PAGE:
Editor’s note: The article is by Sarah Brubeck of the Valley News, in which it was first published Oct. 4, 2013.
HANOVER, N.H. — Sex assaults on the Dartmouth College campus increased by 60 percent from 2011 to 2012, according to federal filings, but college officials say that number shows an increase in reporting, not necessarily an increase in incidents.
Dartmouth’s latest crime statistics show 24 reported forcible sex offenses in 2012, up from 15 the prior year.
Nationwide, sexual assault often is considered to be an underreported crime, and in regards to Dartmouth, Hanover Police Capt. Frank Moran said the higher figure reported by the college likely is a more accurate reflection of the reality on campus.
Colleges with a higher rate of reported incidents likely are doing a better job at encouraging victims to come forward and report crimes, he said.
“A higher number would be a more realistic reflection of what is going on,” Moran said. “If the numbers are low, I don’t think it’s indicative of no problem. I think then people don’t feel comfortable coming forward to their institution. It’s not indicative of a safe community.”
The sex assaults statistics are part of an annual report filed by colleges and universities across the nation to comply with the Clery Act. The act is named after Jeanne Clery, who was a student at Lehigh University in 1986 when she was raped and murdered in her dorm room. Under the Clery Act, all colleges and universities that participate in federal financial aid programs must disclose crime statistics, fire safety and security policies.
At Dartmouth, the sexual assault numbers have fluctuated from 10 reported assaults in 2009 to 22 in 2010 to 15 in 2011 and back up to 24 in 2012.
The reasons behind the fluctuations are unclear to officials.
College spokesman Justin Anderson said when the numbers of sexual assaults go up, he reads that to mean that more people are reporting because he knows the actual number of sexual assaults is higher than what the Clery Report shows.
“When the numbers go up, it’s complicated,” Anderson said. “On the one hand, it’s painful because it means that there are more women and men who have been sexually assaulted. But on the other hand, it means that people are comfortable coming forward and seeking help.”
Comparatively, Dartmouth had more sexual assaults reported per 1,000 students than the University of New Hampshire, University of Vermont and Colby-Sawyer College. Dartmouth, which has 6,200 students, had 3.8 reported sex offenses per 1,000 students, University of New Hampshire had 2.5 reported sex offenses per 1,000, Colby-Sawyer had 1.4 per 1,000 and the University of Vermont had 1.2 per 1,000 students.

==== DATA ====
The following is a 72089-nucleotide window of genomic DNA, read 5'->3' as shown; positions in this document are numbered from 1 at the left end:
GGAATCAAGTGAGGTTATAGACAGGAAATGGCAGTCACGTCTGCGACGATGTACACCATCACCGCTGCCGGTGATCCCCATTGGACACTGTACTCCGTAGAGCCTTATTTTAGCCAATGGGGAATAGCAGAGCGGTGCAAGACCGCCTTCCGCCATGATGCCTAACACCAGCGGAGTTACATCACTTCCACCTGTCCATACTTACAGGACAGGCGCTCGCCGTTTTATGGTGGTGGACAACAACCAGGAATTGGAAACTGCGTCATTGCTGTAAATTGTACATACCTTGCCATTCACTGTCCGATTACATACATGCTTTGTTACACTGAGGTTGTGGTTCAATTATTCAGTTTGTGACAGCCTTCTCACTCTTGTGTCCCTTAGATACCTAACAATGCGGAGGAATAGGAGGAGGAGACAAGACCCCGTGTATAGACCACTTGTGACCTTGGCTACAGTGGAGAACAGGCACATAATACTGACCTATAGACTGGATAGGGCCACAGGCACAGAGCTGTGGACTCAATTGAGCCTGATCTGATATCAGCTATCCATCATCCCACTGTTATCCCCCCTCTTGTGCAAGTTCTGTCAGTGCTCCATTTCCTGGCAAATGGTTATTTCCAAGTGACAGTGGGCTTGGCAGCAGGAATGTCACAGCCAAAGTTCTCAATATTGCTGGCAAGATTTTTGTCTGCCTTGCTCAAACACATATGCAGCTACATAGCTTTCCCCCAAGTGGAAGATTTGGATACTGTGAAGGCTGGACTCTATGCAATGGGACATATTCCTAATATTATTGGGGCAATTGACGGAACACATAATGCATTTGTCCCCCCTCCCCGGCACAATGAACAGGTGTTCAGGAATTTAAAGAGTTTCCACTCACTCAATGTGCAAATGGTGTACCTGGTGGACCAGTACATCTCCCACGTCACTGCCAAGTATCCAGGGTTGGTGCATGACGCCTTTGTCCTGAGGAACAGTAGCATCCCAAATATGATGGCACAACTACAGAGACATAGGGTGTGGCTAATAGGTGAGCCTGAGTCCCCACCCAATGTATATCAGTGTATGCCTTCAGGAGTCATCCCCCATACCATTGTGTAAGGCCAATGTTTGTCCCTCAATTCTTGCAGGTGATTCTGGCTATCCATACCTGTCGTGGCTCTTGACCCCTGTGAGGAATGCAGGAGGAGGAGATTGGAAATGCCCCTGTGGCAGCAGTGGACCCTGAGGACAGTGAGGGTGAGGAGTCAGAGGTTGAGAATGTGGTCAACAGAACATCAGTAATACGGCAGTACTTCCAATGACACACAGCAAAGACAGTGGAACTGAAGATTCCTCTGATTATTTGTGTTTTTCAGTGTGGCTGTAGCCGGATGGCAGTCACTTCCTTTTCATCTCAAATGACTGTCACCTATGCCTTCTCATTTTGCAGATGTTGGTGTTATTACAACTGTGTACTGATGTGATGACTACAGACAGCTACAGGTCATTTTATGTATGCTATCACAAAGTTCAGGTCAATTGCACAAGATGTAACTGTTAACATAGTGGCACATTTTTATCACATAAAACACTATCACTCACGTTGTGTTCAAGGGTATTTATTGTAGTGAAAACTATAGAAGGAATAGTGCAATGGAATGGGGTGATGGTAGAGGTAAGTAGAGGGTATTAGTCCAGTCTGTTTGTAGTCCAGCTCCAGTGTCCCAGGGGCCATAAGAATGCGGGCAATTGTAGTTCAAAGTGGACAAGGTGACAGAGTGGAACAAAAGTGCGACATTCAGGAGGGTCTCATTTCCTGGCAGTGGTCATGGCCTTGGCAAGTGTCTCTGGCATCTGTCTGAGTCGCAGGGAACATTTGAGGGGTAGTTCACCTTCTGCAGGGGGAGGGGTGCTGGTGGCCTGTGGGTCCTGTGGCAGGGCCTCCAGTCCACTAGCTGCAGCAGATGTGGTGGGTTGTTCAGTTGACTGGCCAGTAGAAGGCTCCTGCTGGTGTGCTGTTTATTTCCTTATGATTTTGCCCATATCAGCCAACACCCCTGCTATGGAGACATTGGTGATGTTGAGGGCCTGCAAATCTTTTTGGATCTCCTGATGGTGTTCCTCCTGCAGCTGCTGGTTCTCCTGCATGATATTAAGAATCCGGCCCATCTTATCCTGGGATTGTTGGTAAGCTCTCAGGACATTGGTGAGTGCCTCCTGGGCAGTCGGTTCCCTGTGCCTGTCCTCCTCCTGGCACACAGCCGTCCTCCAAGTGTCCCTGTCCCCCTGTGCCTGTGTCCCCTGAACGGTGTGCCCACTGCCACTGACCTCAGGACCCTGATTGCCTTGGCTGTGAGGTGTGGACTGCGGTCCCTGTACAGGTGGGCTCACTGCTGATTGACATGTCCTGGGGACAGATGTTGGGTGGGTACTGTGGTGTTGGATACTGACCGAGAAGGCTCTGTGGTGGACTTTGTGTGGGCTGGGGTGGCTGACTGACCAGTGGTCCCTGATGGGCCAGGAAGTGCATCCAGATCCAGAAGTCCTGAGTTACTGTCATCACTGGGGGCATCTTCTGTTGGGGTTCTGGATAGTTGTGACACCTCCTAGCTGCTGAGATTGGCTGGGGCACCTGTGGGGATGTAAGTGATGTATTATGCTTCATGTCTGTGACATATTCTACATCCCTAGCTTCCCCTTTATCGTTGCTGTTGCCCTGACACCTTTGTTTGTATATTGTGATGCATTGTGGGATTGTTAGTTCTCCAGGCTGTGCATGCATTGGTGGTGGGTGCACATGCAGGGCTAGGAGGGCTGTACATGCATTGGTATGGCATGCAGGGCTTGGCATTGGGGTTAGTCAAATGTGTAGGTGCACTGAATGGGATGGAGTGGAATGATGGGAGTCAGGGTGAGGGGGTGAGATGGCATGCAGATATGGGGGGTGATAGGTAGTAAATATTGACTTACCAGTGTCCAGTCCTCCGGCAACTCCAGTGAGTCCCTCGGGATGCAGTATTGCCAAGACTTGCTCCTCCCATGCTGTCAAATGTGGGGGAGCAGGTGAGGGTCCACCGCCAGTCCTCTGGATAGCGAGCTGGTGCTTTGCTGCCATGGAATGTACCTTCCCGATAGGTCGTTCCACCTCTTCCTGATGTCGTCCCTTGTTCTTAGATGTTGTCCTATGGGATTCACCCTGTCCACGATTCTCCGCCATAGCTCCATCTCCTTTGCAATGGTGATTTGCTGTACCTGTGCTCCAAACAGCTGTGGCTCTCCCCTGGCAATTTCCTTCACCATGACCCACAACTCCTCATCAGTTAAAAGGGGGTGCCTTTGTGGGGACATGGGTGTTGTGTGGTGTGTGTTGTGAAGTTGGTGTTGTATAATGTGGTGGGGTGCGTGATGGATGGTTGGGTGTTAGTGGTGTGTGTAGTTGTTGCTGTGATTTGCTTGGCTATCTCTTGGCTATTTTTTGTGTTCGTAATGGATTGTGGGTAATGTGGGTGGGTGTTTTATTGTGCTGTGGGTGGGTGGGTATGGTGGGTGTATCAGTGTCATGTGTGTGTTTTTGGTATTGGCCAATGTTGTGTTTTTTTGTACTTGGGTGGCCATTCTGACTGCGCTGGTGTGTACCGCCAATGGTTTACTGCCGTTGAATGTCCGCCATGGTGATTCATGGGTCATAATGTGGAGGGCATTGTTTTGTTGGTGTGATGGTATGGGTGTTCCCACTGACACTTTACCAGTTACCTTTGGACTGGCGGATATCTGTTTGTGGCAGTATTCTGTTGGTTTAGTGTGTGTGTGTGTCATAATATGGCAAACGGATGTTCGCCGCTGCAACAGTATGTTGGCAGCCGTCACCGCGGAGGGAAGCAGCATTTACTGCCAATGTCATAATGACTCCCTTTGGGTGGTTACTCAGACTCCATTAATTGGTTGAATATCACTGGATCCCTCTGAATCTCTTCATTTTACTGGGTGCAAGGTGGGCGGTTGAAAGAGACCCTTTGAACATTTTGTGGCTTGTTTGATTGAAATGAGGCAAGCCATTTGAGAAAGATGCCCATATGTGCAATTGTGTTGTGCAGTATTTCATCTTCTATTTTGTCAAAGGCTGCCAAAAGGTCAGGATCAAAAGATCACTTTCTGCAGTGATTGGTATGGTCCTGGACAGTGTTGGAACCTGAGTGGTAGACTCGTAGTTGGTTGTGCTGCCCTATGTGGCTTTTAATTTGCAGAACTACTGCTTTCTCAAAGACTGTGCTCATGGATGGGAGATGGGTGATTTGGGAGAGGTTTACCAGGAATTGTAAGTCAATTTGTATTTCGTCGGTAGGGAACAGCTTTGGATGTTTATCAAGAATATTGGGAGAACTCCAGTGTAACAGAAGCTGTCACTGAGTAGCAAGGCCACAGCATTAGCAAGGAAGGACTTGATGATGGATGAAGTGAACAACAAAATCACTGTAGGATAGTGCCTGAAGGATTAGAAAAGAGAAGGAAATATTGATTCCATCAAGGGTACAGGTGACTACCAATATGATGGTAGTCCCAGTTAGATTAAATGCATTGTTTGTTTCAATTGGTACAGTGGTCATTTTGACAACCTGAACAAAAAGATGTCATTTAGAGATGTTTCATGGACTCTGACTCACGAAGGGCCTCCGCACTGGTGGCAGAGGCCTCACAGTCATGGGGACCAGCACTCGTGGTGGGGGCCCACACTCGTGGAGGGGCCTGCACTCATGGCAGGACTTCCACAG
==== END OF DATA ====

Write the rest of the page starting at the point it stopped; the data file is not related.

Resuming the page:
Holli Weed, a senior at Dartmouth who works in sexual violence prevention and is trained to talk to survivors of sexual assault, said that anyone who works in the field knows that the Clery numbers do not paint an accurate picture.
The one pattern Weed said she has seen at Dartmouth is that the more people the college has working to support victims, the higher the reported number of sex offenses. For instance, in 2012, Dartmouth added a second coordinator for the Sexual Abuse Awareness Program.
Dartmouth has taken other initiatives to deal with sexual assault, including moving all victim services into Robinson Hall, which is on the campus green. Previously, many of the programs were located near Dick’s House, which isn’t as central to campus.
Dartmouth also has created the Bystander Initiative, which is meant to train students to intervene when they see an unsafe situation.
Sex assaults have been a topic of conversation at Dartmouth in recent months. In May, students filed a federal complaint under the Clery Act alleging that the college underreports incidents of sexual assault, racism and homophobia on campus. And in July, the U.S. Department of Education’s Office of Civil Rights began a compliance review of sexual harassment grievance procedures and potential violations of Title IX.
The Clery Report also contains statistics on alcohol and drug arrests. It shows an increase from 102 arrests or violations in 2011 to 135 arrests or violations in 2012. The trend, however, has been far fewer arrests, even as the number of overall citations has increased.
Anderson said the decrease in alcohol arrests is due to Hanover police offering more diversion programs to individuals charged with underage drinking.
Dartmouth had 23 drug arrests in 2010, 12 in 2011 and 16 in 2012. Drug violations were referred for disciplinary action 20 times in 2012, doubling the 2011 tally of 10.
During President Phil Hanlon’s inauguration last month, the new president said sexual violence and high-risk drinking on campus need to be addressed, although he did not provide concrete proposals.
Hanlon, a mathematician by training, is a numbers guy, Anderson said, and should be expected to choose programs that are evidence based and data driven.
“As the year unfolds,” Anderson said, “you’ll see more programs on both high-risk drinking and sexual assault that uses that approach.”
Sarah Brubeck can be reached at [email protected] or 603-727-3223.